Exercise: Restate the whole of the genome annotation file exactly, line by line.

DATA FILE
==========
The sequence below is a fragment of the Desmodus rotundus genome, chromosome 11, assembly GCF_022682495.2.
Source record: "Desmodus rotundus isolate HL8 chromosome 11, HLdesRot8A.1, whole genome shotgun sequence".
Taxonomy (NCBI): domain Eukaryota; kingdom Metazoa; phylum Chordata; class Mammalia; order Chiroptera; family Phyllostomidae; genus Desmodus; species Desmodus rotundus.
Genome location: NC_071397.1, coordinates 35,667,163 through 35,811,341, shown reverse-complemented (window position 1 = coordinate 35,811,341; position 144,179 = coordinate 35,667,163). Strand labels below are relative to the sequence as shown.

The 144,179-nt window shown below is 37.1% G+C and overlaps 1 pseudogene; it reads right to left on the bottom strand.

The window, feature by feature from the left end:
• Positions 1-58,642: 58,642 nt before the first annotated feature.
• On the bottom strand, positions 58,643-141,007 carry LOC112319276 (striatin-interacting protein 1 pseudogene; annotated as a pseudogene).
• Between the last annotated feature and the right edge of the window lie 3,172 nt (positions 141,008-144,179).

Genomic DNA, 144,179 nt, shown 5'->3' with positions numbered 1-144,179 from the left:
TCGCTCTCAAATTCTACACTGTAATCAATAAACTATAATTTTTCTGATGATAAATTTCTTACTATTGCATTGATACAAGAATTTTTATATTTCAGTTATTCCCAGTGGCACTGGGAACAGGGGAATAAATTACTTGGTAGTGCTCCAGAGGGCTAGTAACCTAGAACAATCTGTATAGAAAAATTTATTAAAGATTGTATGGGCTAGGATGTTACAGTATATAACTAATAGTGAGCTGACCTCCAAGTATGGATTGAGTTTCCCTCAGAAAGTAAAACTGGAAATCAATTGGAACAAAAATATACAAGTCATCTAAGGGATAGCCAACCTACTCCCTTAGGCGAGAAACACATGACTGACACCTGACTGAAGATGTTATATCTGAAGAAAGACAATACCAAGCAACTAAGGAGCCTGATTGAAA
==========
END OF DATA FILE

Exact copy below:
The sequence below is a fragment of the Desmodus rotundus genome, chromosome 11, assembly GCF_022682495.2.
Source record: "Desmodus rotundus isolate HL8 chromosome 11, HLdesRot8A.1, whole genome shotgun sequence".
Taxonomy (NCBI): domain Eukaryota; kingdom Metazoa; phylum Chordata; class Mammalia; order Chiroptera; family Phyllostomidae; genus Desmodus; species Desmodus rotundus.
Genome location: NC_071397.1, coordinates 35,667,163 through 35,811,341, shown reverse-complemented (window position 1 = coordinate 35,811,341; position 144,179 = coordinate 35,667,163). Strand labels below are relative to the sequence as shown.

The 144,179-nt window shown below is 37.1% G+C and overlaps 1 pseudogene; it reads right to left on the bottom strand.

The window, feature by feature from the left end:
• Positions 1-58,642: 58,642 nt before the first annotated feature.
• On the bottom strand, positions 58,643-141,007 carry LOC112319276 (striatin-interacting protein 1 pseudogene; annotated as a pseudogene).
• Between the last annotated feature and the right edge of the window lie 3,172 nt (positions 141,008-144,179).

Genomic DNA, 144,179 nt, shown 5'->3' with positions numbered 1-144,179 from the left:
TCGCTCTCAAATTCTACACTGTAATCAATAAACTATAATTTTTCTGATGATAAATTTCTTACTATTGCATTGATACAAGAATTTTTATATTTCAGTTATTCCCAGTGGCACTGGGAACAGGGGAATAAATTACTTGGTAGTGCTCCAGAGGGCTAGTAACCTAGAACAATCTGTATAGAAAAATTTATTAAAGATTGTATGGGCTAGGATGTTACAGTATATAACTAATAGTGAGCTGACCTCCAAGTATGGATTGAGTTTCCCTCAGAAAGTAAAACTGGAAATCAATTGGAACAAAAATATACAAGTCATCTAAGGGATAGCCAACCTACTCCCTTAGGCGAGAAACACATGACTGACACCTGACTGAAGATGTTATATCTGAAGAAAGACAATACCAAGCAACTAAGGAGCCTGATTGAAA